There are more than 60 Freight Farms containers installed in 22 states and two Canadian provinces, in climates ranging from the long winters of Ontario to the sweltering heat of Texas. In a development that surprised even the company’s founders, the containers are increasingly making their way onto traditional farms for supplemental income outside the growing season. But most are parked in the interstitial spaces of cities, from warehouses and underneath highway overpasses to alleyways behind the restaurants where their crops are served. The result is hyperlocal produce, which sometimes travels just a few feet from farm to table.
Later: I may have to link this website in the sidebar at the right -- not! With regard to CO2:
Plants use CO2 for growth. It is the essential building block for photosynthesis (along with light and water). Plants cannot grow without CO2. The current levels in the atmosphere are about 350 parts per million (PPM). It is theorized that millions of years ago, levels of CO2 were about 1,500 PPM. Throughout the years, plants have evolved in many ways-and in many ways have stayed the same. Knowing this can be advantageous for us all.

It seems that plants have not lost the ability to use up to 1,500 PPM of CO2. Plant growth can be accelerated by increasing the CO2 levels in your growing area.
Conversely, CO2 levels below 250 PPM have a detrimental effect on your plants. If you have six plants growing in your closet, and there is no ventilation, your plants can use the CO2 in a few hours. They then stop growing. You must, at a minimum, provide fresh air for your plants every hour or so. An even better way is to provide supplemental CO2 for your plants by using either a CO2 generator or bottled CO2. Any of these solutions will keep your plants growing at optimal rates.
It has been proven that you can increase your growth rates by up to 20 percent and size by up to 30 percent by providing supplemental CO2 at levels over 1,200 PPM. You should never go over 1,500 PPM, as this soon becomes toxic for the plants, and they tend to grow very stringy. 
I'm glad "they" explained that -- how plants "use" CO2, unlike humans who exhale CO2. There's probably a lot of folks using marijuana that did not know that. 

June 8, 2016: The Market Closes With 248 Issues Hitting 52-Week Highs; Only 5 Issues Hitting New Lows

Another incredible day in north Texas, and maybe more on that later. But let's get started. Top story over at GoogleFinance: Jeff Bezos says Amazon will invest $3 billion in India. By the way, I don't know if you heard: Tim Cook was able to convince India to allow Apple to have retail stores for the next three years despite the "30% rule." Tim Cook -- with that one deal -- has earned his CEO pay this year.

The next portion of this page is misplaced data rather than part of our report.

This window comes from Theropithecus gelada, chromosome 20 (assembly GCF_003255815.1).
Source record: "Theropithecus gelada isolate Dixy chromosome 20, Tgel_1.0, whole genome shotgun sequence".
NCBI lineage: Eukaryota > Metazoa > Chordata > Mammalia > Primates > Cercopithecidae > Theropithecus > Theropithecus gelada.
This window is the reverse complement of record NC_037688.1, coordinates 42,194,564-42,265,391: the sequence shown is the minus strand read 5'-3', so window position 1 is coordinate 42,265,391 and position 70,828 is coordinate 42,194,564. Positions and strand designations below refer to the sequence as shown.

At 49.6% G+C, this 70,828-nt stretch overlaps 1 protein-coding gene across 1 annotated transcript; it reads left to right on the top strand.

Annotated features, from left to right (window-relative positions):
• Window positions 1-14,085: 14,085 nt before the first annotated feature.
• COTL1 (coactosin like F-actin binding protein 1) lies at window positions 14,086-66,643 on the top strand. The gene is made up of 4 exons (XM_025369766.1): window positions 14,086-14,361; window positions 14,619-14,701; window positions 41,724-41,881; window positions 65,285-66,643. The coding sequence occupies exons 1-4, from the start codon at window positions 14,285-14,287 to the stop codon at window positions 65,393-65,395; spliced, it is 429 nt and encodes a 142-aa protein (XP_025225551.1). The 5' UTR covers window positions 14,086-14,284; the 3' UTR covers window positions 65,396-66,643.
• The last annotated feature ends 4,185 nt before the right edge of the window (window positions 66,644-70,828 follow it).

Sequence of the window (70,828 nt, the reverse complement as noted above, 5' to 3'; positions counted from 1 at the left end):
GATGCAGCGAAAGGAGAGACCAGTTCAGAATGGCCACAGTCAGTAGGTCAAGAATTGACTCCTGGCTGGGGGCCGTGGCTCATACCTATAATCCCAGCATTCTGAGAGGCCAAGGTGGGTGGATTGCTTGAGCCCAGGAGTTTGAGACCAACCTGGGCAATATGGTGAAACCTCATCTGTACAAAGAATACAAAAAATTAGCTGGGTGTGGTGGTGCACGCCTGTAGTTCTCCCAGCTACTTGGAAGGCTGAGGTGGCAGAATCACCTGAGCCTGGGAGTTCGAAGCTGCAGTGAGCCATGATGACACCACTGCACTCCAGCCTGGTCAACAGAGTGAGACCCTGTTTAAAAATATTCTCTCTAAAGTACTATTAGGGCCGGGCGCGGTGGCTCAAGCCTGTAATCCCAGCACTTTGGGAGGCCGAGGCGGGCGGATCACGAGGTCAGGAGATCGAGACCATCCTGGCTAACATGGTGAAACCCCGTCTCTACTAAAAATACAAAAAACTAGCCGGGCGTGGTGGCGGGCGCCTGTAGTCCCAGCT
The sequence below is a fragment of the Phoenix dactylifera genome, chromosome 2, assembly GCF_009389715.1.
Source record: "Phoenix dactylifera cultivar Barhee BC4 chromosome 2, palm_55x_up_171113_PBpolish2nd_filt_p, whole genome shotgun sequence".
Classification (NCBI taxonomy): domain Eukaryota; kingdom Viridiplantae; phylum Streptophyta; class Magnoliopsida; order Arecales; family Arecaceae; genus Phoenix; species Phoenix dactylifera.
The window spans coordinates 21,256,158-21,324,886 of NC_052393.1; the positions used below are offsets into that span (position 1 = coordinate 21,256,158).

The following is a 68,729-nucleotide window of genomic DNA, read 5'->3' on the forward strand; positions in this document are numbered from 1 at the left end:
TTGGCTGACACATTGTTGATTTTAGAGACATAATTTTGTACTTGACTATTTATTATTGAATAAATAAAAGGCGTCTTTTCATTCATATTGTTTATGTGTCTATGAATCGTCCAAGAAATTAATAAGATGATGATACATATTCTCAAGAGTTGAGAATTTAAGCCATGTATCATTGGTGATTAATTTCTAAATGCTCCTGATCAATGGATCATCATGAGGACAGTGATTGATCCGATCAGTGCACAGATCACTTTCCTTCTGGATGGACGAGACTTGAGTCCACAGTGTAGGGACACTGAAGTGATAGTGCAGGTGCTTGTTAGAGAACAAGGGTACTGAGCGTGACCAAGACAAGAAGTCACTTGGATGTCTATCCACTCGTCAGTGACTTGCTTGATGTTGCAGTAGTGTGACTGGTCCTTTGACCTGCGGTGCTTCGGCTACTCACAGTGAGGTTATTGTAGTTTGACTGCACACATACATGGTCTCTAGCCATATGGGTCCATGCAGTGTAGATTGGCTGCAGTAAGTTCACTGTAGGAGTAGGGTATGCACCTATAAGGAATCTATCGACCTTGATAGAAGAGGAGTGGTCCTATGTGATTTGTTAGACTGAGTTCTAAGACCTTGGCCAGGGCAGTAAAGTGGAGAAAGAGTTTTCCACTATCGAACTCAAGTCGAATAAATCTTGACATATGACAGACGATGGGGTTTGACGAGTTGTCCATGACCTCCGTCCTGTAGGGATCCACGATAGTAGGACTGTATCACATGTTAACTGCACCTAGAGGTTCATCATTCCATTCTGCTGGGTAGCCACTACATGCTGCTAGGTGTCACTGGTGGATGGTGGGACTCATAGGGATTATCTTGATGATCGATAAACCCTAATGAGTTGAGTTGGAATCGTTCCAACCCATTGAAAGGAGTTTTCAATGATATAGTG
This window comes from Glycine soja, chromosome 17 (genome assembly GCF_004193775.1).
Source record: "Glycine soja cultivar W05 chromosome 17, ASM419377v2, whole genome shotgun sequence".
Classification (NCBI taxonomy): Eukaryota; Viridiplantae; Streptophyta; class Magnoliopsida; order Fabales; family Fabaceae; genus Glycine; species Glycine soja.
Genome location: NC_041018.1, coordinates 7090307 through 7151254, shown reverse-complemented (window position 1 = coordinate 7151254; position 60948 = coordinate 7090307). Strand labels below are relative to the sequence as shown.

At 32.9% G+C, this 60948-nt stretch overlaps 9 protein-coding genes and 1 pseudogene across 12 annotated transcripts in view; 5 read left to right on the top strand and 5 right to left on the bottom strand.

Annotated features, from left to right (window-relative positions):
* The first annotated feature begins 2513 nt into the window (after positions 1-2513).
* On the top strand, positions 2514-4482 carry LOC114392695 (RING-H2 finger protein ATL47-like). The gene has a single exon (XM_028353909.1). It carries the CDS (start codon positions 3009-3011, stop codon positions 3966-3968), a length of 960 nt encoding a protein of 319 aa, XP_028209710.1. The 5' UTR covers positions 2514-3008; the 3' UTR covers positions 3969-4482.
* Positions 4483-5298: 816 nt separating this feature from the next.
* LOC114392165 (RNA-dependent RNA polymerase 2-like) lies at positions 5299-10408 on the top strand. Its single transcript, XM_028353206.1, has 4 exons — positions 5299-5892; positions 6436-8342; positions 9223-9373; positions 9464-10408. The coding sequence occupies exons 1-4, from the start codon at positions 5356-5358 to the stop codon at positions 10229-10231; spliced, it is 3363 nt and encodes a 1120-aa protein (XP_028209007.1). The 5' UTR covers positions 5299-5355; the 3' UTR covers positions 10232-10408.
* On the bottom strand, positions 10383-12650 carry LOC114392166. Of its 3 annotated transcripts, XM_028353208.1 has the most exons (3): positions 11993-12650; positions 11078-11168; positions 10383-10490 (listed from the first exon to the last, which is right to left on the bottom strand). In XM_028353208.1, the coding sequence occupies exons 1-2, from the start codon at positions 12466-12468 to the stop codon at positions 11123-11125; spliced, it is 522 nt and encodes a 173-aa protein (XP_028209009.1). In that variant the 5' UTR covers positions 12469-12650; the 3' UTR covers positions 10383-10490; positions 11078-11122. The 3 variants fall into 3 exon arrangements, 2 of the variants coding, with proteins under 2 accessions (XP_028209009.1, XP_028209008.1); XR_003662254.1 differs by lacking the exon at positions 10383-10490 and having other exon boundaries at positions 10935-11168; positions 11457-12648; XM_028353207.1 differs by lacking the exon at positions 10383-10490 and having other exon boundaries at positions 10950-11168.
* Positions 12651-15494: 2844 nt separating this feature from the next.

Tweeting now:
  • John Kemp: US gasoline consumption will grow by 170,000 bopd to a record 9.33 million bopd in 2016, revised up from 160,000 forecast in May -- one month ago).
  • Rigzone: the UK is going to spend $87 billion decommissioning oil rigs off its continental shelf over the next 30 years; the fields are drying up.
  • Platts Oil: China's May crude oil imports surged almost 40% on year-over-year (month of May -- but last year was a "base low".
  • Rigzone: from Norway, 60,000 oil workers set to strike over wage disputes.
  • EIA: fires continue to reduce oil production near Fort McMurray. 
  • Platts Oil: North Sea crude oil remains "under pressure" as French refinery strikes continue.
From EIA on Fort McMurray:
While evacuees from the ongoing fires in Fort McMurray have begun to return to the city, a state of emergency remains in place throughout Alberta, Canada, and the temporary shutdown of the area's oil sands production sites continues. EIA estimates that disruptions to oil production averaged about 0.8 million barrels per day (b/d) in May, with a daily peak of more than 1.1 million b/d. Although projects are slowly restarting as fires subside, it may take weeks for production to return to previous levels. EIA expects disruptions to average 400,000 b/d in June. -- EIA